A United Nations (UN) report published this month on the impact of the Russia-Ukraine war points to more uncertain times for Zimbabwe.
The southern African country is struggling to recover from the cumulative effects of the COVID-19 pandemic and reduced maize harvests in the 2021/22 agricultural season, putting its economy on an uncertain path.
“This is threatening development gains and hindering progress towards Sustainable Development Goals. In recent reports, the United Nations World Food Programme (WFP) and the United Nations Development Programme (UNDP) noted that the conflict has had direct effects on increasing food and fuel prices and disrupting trade, which has led to fiscal tightening and a widening of inequalities and governance issues,” the UN report read.
“WFP also noted that the uncertainty and halting of the Black Sea Grain initiative has had an effect on global wheat prices, which could in turn affect other grain prices if not resolved.”
The UN agencies said the crisis in Ukraine was unlikely to end soon, meaning the effect on Zimbabwe would continue and might be amplified.
“The impact of the Ukraine crisis will depend on how susceptible the Zimbabwe economy as well as sub-populations are to changes in prices of the key products that are affected — cereal grains, edible oils, fuels and fertilisers,” the agencies said.
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Political and social commentator Ricky Mukonza said supply of grains such as wheat and sunflower oil had been interrupted, leading to increases in prices.
“Fuel prices have also gone up. Logically, Zimbabwe should be condemning Russia. However, it has stuck to Russia's corner. At worst, it abstained from voting for an embargo against Russia. This stance is influenced by historical and ideological factors. Russia has supported Zimbabwe from the liberation years. It later vetoed proposed UN sanctions on Zimbabwe in 2008.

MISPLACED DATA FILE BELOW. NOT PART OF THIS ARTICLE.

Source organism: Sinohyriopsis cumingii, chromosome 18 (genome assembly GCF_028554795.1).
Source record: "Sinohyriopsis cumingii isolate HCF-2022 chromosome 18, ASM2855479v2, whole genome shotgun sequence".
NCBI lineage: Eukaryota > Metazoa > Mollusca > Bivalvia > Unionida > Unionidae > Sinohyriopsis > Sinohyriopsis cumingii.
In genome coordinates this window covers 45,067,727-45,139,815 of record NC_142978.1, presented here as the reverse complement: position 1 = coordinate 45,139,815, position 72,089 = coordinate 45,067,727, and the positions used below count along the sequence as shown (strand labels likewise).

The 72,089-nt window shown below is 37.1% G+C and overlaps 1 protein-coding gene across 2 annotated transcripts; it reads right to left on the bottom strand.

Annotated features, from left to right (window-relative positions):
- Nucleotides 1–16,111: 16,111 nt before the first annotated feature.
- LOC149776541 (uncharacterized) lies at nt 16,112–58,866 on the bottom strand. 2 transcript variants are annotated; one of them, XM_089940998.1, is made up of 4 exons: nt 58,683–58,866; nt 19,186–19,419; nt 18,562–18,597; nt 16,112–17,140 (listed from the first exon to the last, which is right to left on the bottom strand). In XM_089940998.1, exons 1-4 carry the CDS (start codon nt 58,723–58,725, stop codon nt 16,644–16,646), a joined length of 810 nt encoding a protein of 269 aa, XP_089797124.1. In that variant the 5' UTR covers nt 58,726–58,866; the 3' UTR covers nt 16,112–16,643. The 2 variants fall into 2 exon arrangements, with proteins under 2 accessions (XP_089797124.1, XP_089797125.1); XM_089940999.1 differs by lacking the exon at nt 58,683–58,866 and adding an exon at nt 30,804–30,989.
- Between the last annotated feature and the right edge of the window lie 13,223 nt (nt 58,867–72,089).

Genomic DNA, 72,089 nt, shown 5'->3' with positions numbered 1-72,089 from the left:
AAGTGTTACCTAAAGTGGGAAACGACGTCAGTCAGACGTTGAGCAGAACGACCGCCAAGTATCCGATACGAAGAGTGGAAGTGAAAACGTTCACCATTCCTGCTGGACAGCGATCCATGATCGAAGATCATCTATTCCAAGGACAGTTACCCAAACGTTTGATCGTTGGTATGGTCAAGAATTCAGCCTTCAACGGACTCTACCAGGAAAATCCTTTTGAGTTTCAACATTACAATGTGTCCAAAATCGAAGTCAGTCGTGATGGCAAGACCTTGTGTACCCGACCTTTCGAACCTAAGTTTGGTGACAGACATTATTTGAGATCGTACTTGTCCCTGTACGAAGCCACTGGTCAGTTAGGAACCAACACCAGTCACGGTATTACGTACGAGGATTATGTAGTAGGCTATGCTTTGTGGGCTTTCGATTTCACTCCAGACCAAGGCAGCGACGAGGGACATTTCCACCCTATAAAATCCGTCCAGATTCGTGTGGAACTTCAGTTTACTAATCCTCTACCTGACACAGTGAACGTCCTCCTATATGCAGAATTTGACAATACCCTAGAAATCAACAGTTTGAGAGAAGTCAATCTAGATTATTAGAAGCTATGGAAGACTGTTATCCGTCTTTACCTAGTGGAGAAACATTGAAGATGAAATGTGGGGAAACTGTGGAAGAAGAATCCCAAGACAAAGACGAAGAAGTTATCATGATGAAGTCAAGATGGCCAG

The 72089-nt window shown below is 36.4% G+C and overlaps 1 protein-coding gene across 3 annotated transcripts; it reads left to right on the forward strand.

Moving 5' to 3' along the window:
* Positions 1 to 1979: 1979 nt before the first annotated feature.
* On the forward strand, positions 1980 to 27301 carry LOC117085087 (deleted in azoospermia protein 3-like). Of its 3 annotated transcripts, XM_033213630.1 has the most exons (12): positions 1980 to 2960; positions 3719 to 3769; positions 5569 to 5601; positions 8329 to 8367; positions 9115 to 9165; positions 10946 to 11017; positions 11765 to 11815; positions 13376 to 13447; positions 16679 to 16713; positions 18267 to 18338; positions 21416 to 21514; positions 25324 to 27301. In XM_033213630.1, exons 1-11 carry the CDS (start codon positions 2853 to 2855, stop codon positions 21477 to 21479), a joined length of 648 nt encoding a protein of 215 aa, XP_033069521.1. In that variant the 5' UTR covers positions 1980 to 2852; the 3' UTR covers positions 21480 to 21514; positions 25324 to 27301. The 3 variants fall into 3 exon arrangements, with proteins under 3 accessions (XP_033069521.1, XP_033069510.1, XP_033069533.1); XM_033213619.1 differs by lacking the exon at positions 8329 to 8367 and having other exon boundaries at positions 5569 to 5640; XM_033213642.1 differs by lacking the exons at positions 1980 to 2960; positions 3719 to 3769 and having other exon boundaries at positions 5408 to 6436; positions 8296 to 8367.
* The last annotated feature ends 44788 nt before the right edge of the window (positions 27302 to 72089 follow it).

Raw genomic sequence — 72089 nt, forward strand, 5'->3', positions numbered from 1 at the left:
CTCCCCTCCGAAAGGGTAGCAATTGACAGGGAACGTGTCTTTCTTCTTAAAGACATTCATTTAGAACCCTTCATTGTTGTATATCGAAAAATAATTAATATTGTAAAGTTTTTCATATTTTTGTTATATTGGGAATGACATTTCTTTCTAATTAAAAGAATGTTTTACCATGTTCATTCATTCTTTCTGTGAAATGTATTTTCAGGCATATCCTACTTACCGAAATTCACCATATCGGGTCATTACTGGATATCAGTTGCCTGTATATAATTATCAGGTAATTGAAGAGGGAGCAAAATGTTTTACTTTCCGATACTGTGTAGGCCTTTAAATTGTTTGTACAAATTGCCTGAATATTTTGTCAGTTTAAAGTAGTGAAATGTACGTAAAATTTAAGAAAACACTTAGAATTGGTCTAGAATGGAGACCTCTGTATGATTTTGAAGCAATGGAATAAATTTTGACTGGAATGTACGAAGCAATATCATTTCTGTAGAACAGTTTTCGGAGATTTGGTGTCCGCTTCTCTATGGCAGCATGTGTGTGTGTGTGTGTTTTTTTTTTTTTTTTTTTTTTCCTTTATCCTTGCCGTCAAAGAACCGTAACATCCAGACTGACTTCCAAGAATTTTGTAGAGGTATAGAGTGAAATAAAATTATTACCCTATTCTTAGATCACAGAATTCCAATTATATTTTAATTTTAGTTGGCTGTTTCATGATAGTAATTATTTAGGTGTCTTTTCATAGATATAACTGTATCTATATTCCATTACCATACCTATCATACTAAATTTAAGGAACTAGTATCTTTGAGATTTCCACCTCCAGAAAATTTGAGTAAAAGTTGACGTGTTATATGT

“In the process, economic ties have developed, with Russia eying mineral resources in the country. This is why Zimbabwe finds it impossible to take an anti-Russia position,” Mukonza said.
Speaking from her United Kingdom base, economist Chenayimoyo Mutambasere said Zimbabwe was economically vulnerable and would always be disproportionately impacted by global shocks.
“Zimbabwe’s exposure is mainly from its dependency on imports being indicative of inadequate agricultural output and low manufacturing productivity. In addition, Zimbabwe, which has some trading associations with Russia, may also be further exposed to the impact of the economic sanctions imposed against Russia. Zimbabwe relies heavily on import trade such that the shocks to global trade will make a substantial adverse impact on the Zimbabwean economy,” Mutambasere said.
She said Zimbabwe needed to compete for commodities such as wheat that were being imported from Zambia as other countries that relied on Ukraine moved on to look for new suppliers.
“This will in turn increase prices. Rising prices of wheat, particularly between January and May 2022 would have further exacerbated food insecurity in Zimbabwe meaning the poorest continue to be the hardest hit,” she said.
Mutambasere said Zimbabwe’s agricultural recovery path continued to be at risk, adding that the country should put in place policies to strengthen and stimulate local production.
“Policies such as a move away from the multi-currency regime and the interchange auction will go a long way in re-establishing the domestic market,” she said.
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